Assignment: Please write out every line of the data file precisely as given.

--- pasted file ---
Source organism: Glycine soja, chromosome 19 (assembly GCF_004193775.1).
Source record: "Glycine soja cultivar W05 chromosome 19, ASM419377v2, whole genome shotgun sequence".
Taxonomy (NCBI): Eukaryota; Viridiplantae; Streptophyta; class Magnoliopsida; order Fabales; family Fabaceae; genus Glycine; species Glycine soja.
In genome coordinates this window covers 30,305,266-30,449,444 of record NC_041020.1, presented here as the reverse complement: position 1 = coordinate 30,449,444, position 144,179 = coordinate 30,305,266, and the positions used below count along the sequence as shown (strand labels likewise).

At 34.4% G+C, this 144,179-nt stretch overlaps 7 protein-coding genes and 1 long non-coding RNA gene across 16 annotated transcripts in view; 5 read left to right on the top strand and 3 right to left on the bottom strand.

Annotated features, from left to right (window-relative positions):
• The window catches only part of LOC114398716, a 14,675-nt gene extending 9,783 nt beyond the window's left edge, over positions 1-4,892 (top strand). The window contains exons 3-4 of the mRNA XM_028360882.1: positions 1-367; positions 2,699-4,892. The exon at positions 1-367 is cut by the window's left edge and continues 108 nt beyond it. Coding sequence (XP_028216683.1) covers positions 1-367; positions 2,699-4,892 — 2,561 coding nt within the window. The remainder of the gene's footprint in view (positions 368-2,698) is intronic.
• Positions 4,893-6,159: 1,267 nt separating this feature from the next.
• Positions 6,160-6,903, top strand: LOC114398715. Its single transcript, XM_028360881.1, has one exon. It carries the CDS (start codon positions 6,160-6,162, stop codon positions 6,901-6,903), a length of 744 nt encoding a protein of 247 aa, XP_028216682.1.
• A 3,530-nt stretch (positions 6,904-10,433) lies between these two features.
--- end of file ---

Source organism: Glycine soja, chromosome 19 (assembly GCF_004193775.1).
Source record: "Glycine soja cultivar W05 chromosome 19, ASM419377v2, whole genome shotgun sequence".
Taxonomy (NCBI): Eukaryota; Viridiplantae; Streptophyta; class Magnoliopsida; order Fabales; family Fabaceae; genus Glycine; species Glycine soja.
In genome coordinates this window covers 30,305,266-30,449,444 of record NC_041020.1, presented here as the reverse complement: position 1 = coordinate 30,449,444, position 144,179 = coordinate 30,305,266, and the positions used below count along the sequence as shown (strand labels likewise).

At 34.4% G+C, this 144,179-nt stretch overlaps 7 protein-coding genes and 1 long non-coding RNA gene across 16 annotated transcripts in view; 5 read left to right on the top strand and 3 right to left on the bottom strand.

Annotated features, from left to right (window-relative positions):
• The window catches only part of LOC114398716, a 14,675-nt gene extending 9,783 nt beyond the window's left edge, over positions 1-4,892 (top strand). The window contains exons 3-4 of the mRNA XM_028360882.1: positions 1-367; positions 2,699-4,892. The exon at positions 1-367 is cut by the window's left edge and continues 108 nt beyond it. Coding sequence (XP_028216683.1) covers positions 1-367; positions 2,699-4,892 — 2,561 coding nt within the window. The remainder of the gene's footprint in view (positions 368-2,698) is intronic.
• Positions 4,893-6,159: 1,267 nt separating this feature from the next.
• Positions 6,160-6,903, top strand: LOC114398715. Its single transcript, XM_028360881.1, has one exon. It carries the CDS (start codon positions 6,160-6,162, stop codon positions 6,901-6,903), a length of 744 nt encoding a protein of 247 aa, XP_028216682.1.
• A 3,530-nt stretch (positions 6,904-10,433) lies between these two features.